Saturday, March 6, 2010

The Chronicles of MAME

Back in November I picked up an old, gutted-out arcade cabinet off of some dude on Craigslist. The plan was to refurbish the beast and convert it into a MAME machine (the original post can be found here.) Now, four months and many 12-packs later, the transformation is complete.

* Note: you can click on any of the pictures for a larger view

The gutted cabinet

First let me tell you something upfront before I go any further: If I can do this, anyone can do this. I am an artist by nature but -- much to the chagrin of most people, even those who know me well -- that does not qualify me as a builder or a woodworker of any kind. I am pretty much the last person on earth qualified to pull this off. Almost everything that could go wrong... did go wrong. If there is a bolt to be lost or some wood to be cracked apart, I will most likely be involved. Even the simplest of tasks... for me they are an exercise in torment. It's not that I'm technically stupid (at least I'd like to believe I'm not), it's just that I'm really, really clueless when it comes to woodworking and assembling and it takes me forever to get it right. But by the grace of Jesus and baby Jesus this MAME thing all came together in the end. Again... unless you are truly, certifiably mentally retarded, you can do this because I am living proof. One nice thing to come of this should you take on the challenge of building your own MAME setup is that you will learn a lot about woodworking and all sorts of other shit. If you are planning a MAME project it is my hope that you will read this to gain tips and learn from my mistakes.

It has been a long and winding road but now that the smoke has cleared I'm pretty happy with the results. In this post I will detail the process I went through from beginning to end, complete with pics, links to some of the items I purchased and the total cost of goods.

The Journey Begins
After unloading the cabinet from the Craigslist dude's rusty POS van (parked behind a Taco Bell near Cleveland Hopkins) and into my garage, it was time to go to work. The cabinet was vintage, one of my favorites from back in the day: a 1980 Centuri Phoenix. Like a dirty old whore, there was no doubt this machine had been ridden hard and put away wet; cleaning her up was no easy task. When I removed the back panel I discovered insect carcasses and crud and god-knows-what inside. I also painstakingly removed a ton of decal residue from the two woodgrain laminate side panels using Bug & Tar remover (worked great btw). The sticky shit was all that was left of the original (and beautiful) Phoenix side art. I'd estimate clean up time at around 4-6 hours. The carnage is depicted below:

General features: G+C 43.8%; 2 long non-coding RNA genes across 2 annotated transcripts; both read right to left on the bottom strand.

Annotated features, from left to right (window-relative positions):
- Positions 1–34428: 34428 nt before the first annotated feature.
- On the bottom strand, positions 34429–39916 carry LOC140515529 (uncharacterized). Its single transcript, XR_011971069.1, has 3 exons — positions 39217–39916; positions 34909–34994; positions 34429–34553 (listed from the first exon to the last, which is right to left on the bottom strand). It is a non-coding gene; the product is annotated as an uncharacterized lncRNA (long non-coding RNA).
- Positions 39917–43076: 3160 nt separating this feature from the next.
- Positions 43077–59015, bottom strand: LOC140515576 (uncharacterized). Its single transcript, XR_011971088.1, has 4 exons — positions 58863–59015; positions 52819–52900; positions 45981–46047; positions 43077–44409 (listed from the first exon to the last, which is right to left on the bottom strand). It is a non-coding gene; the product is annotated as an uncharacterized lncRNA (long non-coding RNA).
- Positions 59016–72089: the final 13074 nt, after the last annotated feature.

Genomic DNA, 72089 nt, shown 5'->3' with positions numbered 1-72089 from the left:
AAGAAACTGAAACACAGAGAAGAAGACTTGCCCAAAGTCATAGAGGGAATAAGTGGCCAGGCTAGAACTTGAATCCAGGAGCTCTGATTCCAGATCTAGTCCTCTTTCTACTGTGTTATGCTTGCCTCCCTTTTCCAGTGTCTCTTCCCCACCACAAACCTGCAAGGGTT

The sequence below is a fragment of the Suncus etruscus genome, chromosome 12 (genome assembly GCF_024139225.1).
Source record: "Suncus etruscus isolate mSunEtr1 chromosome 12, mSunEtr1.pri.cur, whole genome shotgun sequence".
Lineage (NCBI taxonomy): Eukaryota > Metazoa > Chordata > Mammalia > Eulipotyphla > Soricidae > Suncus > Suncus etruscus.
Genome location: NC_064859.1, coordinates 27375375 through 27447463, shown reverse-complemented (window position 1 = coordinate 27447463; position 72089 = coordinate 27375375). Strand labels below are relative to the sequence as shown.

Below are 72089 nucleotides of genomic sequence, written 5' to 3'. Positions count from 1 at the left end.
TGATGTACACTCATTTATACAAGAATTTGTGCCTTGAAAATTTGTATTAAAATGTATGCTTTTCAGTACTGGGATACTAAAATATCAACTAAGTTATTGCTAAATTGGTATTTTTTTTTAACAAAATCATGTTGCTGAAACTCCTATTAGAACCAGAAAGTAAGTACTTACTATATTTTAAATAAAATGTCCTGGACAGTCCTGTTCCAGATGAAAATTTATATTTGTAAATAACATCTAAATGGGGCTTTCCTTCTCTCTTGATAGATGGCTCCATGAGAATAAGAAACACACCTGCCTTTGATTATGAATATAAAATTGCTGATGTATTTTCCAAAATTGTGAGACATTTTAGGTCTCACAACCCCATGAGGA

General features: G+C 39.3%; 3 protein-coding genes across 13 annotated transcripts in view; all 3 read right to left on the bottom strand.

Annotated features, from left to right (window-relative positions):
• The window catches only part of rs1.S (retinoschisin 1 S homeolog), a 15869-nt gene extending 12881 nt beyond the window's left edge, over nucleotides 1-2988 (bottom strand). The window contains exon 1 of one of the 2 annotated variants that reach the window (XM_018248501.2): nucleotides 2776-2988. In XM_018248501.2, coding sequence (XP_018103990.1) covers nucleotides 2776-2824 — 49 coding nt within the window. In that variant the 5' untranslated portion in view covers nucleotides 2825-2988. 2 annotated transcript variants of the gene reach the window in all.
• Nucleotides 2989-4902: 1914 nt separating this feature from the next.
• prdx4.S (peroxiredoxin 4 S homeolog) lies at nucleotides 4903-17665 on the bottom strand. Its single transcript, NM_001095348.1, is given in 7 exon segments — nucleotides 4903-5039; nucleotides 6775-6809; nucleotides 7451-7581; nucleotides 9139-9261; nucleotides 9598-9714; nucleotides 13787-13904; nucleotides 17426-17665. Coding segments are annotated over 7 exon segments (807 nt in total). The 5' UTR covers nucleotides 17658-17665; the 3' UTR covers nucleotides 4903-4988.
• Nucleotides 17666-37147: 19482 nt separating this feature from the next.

The light fixture for the marquee was pretty much shot

Layers of dust

View from the rear with the back panel removed

Once I had the cabinet filth-free I started sketching out my game plan. The only thing I knew from the very start was that I wanted this to be a decent quality one- or two-player MAME machine and my plan expanded from that point. I weighed a lot of options before committing or buying anything. Since I didn't feel comfortable with the idea of building a custom control panel from scratch, I decided to incorporate the X-Arcade Dual Stick control panel I had purchased several months earlier. I also planned to buy and mount a mid-sized LCD monitor (I hate those jumbo 25 inchers, they just look ugly to me.) More on that later.

The X-Arcade Dual Stick

After removing all of the screws, nuts and bolts and after stripping off the pitted and warped t-molding, I disassembled much of the paneling. I then sanded, wood-filled and primed the internal areas and -- with the exception of the two woodgrain laminate side panels -- all of the exterior portions.

When I sanded the black paint from the lower front panel (must've been three layers) I uncovered the original woodgrain laminate. I seriously considered leaving this panel unpainted since it looked similar to the woodgrain sides but I decided against it because the bottom was chipped so badly there was no way I could see myself being able to match the woodgrain. I ended up mounting 1x4's along the bottom perimeter to conceal the horrible gouges as well as the corner that appeared to have been hit with a truck. I gave the 1x4's three coats of matte black paint.

I sanded the living fuck out of almost everything...